# unwinding -> Flame Graph)

# Trigger selector.
# 0 = no trigger; 1 = cycle count trigger; 2 = program counter trigger; 3 =
# instruction trigger

The four triggering methods available in FireSim are as follows:

No trigger

Records the trace for the entire simulation.

This is option 0 in the .ini above.

The start and end fields are ignored.

Target cycle trigger

Trace recording begins when a specified start cycle is reached and ends when a specified end cycle is reached, based on the target’s simulation cycle count.

This is option 1 in the .ini above.

The start and end fields are interpreted as decimal integers.

Program Counter (PC) value trigger

Trace recording begins when a specified program counter value is reached and ends when a specified program counter value is reached.

This is option 2 in the .ini above.

The start and end fields are interpreted as hexadecimal values.

Instruction value trigger

Trace recording begins when a specific instruction is seen in the instruction trace and recording ends when a specific instruction is seen in the instruction trace. This method is particularly valuable for setting the trigger from within the target software under evaluation, by inserting custom “NOP” instructions. Linux distributions included with FireSim include small trigger programs by default for this purpose; see the end of this subsection.

This is option 3 in the .ini above.

The start and end fields are interpreted as hexadecimal values. For each, the field is a 64-bit value, with the upper 32-bits representing a mask and the lower 32-bits representing a comparison value. That is, the start or stop condition will be satisfied when the following evaluates to true:

((inst value) & (upper 32 bits)) == (lower 32 bits)

That is, setting start=ffffffff00008013 will cause recording to start when the instruction value is exactly 00008013 (the addi x0, x1, 0 instruction in RISC-V).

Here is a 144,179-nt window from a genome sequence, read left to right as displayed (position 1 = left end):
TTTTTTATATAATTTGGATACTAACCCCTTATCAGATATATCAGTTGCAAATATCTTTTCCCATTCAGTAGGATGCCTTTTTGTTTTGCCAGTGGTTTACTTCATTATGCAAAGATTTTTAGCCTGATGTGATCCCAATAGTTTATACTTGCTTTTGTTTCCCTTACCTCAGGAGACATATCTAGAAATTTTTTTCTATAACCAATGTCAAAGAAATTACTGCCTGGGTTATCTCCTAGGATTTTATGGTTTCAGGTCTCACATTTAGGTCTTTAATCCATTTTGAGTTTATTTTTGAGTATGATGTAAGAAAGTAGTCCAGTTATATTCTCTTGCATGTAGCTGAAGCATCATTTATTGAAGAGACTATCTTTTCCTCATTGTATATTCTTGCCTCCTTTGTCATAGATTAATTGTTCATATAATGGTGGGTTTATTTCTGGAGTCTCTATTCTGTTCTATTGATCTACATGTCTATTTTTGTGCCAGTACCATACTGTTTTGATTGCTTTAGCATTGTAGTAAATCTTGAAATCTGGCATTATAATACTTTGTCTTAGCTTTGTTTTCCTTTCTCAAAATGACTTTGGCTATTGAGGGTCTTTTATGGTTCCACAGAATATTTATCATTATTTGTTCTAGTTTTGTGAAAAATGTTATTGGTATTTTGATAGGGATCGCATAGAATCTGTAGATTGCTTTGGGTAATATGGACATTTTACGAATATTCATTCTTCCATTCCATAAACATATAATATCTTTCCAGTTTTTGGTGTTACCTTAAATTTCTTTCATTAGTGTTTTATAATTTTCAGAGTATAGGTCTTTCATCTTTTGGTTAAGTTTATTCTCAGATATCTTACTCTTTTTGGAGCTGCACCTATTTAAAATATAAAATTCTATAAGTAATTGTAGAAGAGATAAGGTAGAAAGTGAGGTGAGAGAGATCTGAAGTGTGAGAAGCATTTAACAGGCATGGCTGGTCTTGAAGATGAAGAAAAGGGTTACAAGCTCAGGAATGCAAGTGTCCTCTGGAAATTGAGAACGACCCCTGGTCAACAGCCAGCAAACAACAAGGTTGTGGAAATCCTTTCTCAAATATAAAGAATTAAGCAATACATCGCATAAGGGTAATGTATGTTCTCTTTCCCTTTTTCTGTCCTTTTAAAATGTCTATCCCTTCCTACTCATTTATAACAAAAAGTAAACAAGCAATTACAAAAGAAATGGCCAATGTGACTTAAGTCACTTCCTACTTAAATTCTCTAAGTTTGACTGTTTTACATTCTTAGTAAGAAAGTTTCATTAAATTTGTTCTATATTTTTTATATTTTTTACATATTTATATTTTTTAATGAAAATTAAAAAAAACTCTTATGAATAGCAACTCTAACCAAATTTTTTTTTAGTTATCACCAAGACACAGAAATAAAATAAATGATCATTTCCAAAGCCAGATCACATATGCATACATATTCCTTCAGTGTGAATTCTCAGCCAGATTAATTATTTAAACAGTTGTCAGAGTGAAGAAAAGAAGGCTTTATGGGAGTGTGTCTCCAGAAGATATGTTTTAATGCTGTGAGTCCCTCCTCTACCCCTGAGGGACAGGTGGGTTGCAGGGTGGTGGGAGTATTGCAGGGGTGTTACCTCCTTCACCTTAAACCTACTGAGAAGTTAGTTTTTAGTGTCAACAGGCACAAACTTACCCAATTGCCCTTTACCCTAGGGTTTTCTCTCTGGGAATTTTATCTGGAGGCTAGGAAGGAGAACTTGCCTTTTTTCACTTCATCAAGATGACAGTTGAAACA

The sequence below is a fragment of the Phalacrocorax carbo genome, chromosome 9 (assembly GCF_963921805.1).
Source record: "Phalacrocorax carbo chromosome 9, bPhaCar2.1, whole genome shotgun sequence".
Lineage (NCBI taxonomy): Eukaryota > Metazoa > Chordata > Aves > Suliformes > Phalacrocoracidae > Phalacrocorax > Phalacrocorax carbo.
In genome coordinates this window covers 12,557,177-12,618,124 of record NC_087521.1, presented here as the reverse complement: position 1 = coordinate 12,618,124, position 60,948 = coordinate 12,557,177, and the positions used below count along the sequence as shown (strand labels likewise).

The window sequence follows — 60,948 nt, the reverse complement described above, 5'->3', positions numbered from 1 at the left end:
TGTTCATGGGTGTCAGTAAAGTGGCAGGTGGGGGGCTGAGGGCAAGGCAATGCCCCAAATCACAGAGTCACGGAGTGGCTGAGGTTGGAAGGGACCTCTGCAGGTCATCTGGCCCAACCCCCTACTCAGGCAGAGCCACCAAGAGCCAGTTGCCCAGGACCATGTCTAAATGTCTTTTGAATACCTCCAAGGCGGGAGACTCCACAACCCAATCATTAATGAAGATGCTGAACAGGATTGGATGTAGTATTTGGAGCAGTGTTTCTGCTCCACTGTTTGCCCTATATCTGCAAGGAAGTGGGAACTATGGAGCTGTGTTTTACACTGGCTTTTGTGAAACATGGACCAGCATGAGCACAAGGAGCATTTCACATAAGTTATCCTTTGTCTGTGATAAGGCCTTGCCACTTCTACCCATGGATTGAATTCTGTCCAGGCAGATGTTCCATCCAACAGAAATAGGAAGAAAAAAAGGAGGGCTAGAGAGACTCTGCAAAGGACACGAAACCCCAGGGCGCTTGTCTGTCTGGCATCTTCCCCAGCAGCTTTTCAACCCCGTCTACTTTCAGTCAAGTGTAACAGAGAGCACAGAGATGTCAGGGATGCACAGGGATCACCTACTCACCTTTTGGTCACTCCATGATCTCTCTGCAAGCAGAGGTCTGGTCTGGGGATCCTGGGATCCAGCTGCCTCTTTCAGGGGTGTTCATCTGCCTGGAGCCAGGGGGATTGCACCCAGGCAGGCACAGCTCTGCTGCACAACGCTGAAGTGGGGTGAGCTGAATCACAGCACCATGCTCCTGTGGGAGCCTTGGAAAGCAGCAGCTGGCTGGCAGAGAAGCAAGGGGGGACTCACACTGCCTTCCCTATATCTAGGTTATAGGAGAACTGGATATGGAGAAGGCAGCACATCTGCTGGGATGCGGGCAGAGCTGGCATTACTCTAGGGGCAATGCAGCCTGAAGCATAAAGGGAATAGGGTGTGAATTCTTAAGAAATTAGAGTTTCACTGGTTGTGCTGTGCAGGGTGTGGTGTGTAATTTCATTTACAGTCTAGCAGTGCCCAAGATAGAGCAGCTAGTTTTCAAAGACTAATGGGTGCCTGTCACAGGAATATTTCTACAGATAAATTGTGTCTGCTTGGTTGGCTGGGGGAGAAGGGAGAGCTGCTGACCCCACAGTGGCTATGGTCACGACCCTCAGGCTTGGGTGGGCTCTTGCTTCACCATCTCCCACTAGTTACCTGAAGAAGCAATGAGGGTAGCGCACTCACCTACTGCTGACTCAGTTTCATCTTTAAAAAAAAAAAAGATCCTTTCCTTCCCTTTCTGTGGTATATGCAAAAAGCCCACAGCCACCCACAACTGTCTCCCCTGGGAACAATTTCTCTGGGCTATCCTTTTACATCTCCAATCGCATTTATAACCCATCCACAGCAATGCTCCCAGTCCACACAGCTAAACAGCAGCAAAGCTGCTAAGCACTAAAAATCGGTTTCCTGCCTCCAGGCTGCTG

This form of triggering is useful when recording traces only when a particular application is running within Linux. To simplify the use of this triggering mechanism, workloads derived from br-base.json in FireMarshal automatically include the commands firesim-start-trigger and firesim-end-trigger, which issue a addi x0, x1, 0 and addi x0, x2, 0 instruction respectively. In your config_runtime.ini, if you set the following trigger settings:


And then run the following at the bash prompt on the simulated system:

$ firesim-start-trigger && ./my-interesting-benchmark && firesim-end-trigger

The trace will contain primarily only traces for the duration of my-interesting-benchmark. Note that there will be a small amount of extra trace information from firesim-start-trigger and firesim-end-trigger, as well as the OS switching between these and my-interesting-benchmark.


While it is unlikely that a compiler will generate the aforementioned trigger instructions within normal application code, it is also a good idea to confirm that these instructions are not inadvertently present within the section of code you wish to profile. This will result in the trace recording inadvertently turning on and off in the middle of the workload.

On the flip-side, a developer can deliberately insert the aforementioned addi instructions into the code they wish to profile, to enable more fine-grained control.

Interpreting the Trace Result